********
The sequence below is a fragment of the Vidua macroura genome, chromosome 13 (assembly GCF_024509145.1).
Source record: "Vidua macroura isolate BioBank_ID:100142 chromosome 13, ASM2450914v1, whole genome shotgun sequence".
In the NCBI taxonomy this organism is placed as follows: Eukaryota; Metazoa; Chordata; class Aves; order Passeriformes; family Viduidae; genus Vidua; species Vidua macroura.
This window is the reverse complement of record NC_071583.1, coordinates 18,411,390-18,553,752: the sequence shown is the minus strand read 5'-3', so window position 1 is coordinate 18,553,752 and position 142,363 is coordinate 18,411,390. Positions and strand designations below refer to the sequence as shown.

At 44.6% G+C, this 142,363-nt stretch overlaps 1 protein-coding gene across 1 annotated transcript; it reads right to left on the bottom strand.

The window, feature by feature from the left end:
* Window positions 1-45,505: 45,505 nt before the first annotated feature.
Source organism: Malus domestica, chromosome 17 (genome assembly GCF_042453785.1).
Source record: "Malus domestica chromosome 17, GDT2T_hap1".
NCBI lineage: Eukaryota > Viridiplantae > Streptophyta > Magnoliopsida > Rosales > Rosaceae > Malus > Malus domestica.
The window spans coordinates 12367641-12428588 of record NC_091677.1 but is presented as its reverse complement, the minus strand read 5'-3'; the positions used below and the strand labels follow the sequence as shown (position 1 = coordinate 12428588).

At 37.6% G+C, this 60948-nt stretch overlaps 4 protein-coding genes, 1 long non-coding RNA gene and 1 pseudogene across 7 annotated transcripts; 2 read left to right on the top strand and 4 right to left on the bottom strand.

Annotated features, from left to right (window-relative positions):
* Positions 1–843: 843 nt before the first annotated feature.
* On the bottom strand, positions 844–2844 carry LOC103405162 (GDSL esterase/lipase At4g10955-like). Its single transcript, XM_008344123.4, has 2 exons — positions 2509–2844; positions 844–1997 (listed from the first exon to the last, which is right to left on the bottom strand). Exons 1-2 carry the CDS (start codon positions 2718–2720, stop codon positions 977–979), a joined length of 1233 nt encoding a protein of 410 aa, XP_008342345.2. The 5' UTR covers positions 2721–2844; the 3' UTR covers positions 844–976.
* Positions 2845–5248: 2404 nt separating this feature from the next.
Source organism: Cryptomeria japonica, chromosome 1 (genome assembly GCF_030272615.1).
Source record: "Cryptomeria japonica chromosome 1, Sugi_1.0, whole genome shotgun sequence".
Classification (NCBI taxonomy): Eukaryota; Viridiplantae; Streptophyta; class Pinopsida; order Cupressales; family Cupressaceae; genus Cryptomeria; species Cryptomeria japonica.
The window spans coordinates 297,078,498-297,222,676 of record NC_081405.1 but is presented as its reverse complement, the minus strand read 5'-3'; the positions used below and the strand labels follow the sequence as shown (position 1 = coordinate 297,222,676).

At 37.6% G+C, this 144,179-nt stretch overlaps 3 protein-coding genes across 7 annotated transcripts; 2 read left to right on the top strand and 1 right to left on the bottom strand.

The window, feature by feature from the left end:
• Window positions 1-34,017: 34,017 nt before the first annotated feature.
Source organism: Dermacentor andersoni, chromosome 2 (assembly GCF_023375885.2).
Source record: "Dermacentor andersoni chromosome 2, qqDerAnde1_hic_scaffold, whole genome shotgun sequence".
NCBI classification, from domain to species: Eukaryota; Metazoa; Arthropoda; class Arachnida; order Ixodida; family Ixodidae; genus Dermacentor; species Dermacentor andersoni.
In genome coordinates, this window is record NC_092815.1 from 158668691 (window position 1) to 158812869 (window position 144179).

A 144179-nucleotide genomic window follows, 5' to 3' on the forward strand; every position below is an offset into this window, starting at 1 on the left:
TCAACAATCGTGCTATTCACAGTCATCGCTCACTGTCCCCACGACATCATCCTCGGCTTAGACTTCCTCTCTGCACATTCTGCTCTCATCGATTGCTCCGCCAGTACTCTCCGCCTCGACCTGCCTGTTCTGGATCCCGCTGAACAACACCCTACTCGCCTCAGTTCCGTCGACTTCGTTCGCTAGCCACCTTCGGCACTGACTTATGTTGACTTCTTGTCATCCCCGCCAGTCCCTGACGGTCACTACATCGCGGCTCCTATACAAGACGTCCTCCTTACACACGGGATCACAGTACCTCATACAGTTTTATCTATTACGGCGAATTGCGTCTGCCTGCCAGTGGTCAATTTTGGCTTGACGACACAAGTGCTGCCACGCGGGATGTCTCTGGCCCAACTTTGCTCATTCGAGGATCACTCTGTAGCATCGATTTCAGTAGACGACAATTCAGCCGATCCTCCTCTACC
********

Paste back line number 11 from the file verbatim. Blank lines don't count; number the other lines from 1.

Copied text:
The window spans coordinates 12367641-12428588 of record NC_091677.1 but is presented as its reverse complement, the minus strand read 5'-3'; the positions used below and the strand labels follow the sequence as shown (position 1 = coordinate 12428588).